Each Friday, we highlight decisions of the First District Court of Appeals in the past week. For question about these cases, contact Vanessa Seeger.
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State of Ohio v. Gregory Scott
Quote from Judgment Entry:
Defendant-appellant Gregory Scott appeals the Hamilton County Common Pleas Court’s judgment overruling his “Motion to Vacate Sentence Due to Void, Invalid Plea Agreement.” We affirm the court’s judgment as modified to dismiss the motion.
Scott was convicted in 2000 upon guilty pleas to aggravated robbery and aggravated murder. The trial court imposed for aggravated robbery a ten-year prison term and for aggravated murder an agreed term of life with parole eligibility after 20 years, with a consecutive three-year term for the accompanying firearm specification, and ordered that those sentences be served concurrently. Scott took no direct appeal from his convictions. Nor did he appeal the common pleas court’s judgment overruling his 2013 motion under Crim.R. 32.1 to withdraw his pleas.
In re: E.R.M.
Quote from Judge Bergeron's Opinion:
In this parental custody case, the magistrate awarded legal custody to nonparents, but the juvenile court reversed course and granted custody to Father. In so doing, however, the juvenile court applied the incorrect legal standard and, while it purported to reject the magistrate’s factual findings, it paradoxically seemed to stand by them. For the reasons that follow, we reverse the juvenile court’s judgment.
This case began in November 2016 with the Hamilton County Department of Job and Family Services (“HCJFS”) receiving interim custody of E.R.M. per an agreement with the child’s mother and placing her in the care of Sara Geil, one of Mother’s cousins. A couple of months later, in January 2017, the magistrate adjudicated E.R.M. dependent, committing her to the temporary custody of HCJFS. At the adjudication hearing, Mother stipulated to the complaint alleging her substance abuse and Father’s absence from the child’s life. Father did not attend the adjudication hearing, but instead appeared on the custody scene over a year later in April 2018.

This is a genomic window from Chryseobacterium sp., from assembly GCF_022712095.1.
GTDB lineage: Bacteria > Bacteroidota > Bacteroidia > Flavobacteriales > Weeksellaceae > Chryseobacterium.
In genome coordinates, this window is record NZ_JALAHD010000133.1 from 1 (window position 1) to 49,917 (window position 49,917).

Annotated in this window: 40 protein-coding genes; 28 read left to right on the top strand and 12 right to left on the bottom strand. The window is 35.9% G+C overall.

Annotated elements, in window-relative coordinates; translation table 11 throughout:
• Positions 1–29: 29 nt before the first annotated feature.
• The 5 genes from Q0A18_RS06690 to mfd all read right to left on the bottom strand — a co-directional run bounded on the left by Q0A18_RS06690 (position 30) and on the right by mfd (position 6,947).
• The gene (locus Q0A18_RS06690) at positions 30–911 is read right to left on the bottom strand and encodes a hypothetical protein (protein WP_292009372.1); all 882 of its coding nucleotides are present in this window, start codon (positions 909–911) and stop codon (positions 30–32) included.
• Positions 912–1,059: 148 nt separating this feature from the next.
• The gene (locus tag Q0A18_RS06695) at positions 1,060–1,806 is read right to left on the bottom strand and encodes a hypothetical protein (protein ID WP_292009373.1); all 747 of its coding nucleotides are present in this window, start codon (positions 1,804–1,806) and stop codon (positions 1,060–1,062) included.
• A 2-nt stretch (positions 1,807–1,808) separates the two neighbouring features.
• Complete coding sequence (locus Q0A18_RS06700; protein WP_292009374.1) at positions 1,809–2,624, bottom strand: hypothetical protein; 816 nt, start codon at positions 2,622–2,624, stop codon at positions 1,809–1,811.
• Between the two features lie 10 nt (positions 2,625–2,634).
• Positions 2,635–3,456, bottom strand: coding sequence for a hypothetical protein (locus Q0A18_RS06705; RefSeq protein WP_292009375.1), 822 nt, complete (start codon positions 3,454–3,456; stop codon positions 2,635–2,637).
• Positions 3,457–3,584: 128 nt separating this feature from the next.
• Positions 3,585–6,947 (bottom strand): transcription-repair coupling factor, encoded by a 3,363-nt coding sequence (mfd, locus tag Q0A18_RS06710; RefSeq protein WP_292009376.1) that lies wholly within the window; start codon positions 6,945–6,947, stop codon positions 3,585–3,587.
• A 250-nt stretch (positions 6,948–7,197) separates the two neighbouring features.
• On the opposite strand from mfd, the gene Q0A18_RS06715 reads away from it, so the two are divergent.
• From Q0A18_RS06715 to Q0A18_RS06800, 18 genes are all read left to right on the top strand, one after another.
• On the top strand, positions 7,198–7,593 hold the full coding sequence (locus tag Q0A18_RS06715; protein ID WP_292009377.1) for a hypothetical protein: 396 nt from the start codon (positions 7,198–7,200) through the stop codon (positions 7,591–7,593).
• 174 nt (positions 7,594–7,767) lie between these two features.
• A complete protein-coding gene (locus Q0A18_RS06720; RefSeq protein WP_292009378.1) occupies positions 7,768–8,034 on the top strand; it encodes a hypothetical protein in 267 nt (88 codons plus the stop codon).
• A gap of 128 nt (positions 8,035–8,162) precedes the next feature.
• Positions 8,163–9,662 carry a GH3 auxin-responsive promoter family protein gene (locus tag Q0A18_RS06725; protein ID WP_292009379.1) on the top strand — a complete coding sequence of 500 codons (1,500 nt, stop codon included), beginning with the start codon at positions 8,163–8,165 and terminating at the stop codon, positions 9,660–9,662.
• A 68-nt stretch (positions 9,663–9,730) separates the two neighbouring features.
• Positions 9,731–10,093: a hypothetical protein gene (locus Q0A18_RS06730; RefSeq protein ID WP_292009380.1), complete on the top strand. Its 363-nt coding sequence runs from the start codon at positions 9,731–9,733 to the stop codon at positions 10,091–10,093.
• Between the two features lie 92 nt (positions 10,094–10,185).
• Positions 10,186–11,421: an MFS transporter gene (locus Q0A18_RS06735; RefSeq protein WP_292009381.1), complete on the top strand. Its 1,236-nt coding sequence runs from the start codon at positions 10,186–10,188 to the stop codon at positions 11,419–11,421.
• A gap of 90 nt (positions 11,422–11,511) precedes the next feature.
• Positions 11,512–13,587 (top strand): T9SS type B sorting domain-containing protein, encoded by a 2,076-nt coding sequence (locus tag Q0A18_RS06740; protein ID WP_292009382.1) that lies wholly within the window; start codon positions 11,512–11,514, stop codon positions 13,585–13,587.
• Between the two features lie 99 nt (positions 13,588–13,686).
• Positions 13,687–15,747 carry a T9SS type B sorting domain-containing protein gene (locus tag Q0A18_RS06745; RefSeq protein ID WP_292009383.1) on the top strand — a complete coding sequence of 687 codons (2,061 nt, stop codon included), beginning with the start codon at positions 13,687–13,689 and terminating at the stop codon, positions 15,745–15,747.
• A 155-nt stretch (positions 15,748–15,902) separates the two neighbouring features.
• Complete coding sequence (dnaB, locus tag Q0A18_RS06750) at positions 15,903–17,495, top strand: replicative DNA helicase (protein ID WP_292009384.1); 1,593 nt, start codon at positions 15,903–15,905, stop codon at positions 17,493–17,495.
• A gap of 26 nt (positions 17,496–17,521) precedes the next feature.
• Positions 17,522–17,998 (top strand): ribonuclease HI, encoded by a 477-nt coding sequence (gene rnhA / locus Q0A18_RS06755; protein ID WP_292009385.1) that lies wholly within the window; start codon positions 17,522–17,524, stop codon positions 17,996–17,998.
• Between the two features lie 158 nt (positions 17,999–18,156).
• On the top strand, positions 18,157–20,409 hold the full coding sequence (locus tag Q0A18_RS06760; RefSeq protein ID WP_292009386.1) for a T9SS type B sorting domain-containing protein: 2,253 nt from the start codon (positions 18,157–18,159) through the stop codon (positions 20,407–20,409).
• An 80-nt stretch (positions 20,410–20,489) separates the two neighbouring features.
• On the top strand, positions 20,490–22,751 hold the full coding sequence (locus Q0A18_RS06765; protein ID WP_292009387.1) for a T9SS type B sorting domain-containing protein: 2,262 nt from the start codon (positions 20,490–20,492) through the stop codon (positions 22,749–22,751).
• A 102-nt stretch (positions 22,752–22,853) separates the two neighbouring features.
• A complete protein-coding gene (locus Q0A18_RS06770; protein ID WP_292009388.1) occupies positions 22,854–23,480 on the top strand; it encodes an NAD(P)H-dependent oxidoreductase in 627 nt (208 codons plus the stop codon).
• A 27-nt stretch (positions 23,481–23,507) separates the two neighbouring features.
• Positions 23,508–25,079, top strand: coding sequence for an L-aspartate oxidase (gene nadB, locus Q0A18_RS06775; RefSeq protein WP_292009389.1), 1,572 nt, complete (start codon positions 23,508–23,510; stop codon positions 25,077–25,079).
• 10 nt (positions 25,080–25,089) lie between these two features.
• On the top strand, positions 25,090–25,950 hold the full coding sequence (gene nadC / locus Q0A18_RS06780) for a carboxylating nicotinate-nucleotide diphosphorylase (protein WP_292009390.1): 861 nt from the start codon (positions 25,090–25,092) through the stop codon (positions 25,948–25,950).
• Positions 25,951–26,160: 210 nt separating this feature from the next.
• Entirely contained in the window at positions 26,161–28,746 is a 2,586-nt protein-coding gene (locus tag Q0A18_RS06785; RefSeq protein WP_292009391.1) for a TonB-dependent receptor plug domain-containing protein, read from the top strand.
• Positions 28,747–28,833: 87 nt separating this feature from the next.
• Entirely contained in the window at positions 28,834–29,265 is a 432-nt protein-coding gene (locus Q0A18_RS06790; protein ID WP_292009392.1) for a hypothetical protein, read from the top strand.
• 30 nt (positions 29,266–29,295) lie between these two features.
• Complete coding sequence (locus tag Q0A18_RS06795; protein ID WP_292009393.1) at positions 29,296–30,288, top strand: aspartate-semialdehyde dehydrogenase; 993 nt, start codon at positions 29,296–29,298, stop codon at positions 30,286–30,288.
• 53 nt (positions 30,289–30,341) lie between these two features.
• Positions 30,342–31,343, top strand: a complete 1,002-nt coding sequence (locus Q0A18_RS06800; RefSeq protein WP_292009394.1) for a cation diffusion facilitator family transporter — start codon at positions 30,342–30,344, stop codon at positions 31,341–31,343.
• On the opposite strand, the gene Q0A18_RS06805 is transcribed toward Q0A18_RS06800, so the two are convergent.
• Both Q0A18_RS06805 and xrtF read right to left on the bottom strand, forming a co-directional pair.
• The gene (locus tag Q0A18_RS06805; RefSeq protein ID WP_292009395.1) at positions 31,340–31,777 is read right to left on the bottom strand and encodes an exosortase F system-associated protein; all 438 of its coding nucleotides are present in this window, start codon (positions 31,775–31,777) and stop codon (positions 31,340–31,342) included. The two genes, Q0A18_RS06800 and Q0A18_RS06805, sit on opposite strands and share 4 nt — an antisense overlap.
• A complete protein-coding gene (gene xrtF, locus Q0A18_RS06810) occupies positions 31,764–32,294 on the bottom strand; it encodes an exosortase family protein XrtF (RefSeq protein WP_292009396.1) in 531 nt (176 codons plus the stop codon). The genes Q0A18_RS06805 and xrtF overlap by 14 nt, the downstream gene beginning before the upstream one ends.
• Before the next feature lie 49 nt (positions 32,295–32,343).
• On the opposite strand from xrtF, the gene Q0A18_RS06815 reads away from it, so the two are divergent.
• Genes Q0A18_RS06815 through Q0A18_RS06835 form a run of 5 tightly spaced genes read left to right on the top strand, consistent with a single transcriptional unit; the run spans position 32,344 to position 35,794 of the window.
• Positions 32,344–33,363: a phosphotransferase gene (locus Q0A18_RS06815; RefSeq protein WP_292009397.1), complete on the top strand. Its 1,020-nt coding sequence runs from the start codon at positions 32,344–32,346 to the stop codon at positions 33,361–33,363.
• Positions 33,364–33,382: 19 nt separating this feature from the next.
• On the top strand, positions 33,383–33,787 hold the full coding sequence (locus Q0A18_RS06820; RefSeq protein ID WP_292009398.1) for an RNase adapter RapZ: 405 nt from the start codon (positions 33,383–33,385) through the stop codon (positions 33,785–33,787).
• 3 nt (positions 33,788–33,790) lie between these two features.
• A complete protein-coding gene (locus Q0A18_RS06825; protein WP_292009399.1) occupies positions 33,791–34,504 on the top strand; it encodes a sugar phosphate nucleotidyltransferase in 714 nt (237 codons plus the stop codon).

State of Ohio v. Kyle Eads
Quote from Judge Winkler's Opinion:
This appeal of a driving-under-the-influence conviction involves the trial court’s denial of a motion to suppress medical records containing tests for intoxicants that hospital staff administered for medical purposes when treating the defendant-appellant Kyle Eads after he was seriously injured in a car accident. A law enforcement officer obtained those medical records from the hospital without a warrant, relying on state statutes that direct a “health care provider” to supply patient alcohol- and drug-test results to law enforcement when the requesting officer indicates that the individual is the subject of an “official criminal investigation * * * or proceeding.” R.C. 2317.02(B)(2)(a) and 2317.022.
We hold that the officer’s warrantless acquisition of Eads’s medical records was in violation of his Fourth Amendment rights. Eads retained a reasonable expectation of privacy in the alcohol- and drug-test results created during his emergency treatment, even though R.C. 2317.02(B)(2)(a) and 2317.022 ostensibly required the hospital to comply with the officer’s request for the information and the information is exempt from Ohio’s physician-patient privilege. We further determine the officer’s reliance on the statutes to obtain the records was in good faith, as more fully discussed below. Consequently, we hold that the exclusionary rule does not require the suppression of those unlawfully obtained test results. For this reason, we conclude that the trial court did not err by denying the motion to suppress. Accordingly, we affirm Eads’s conviction.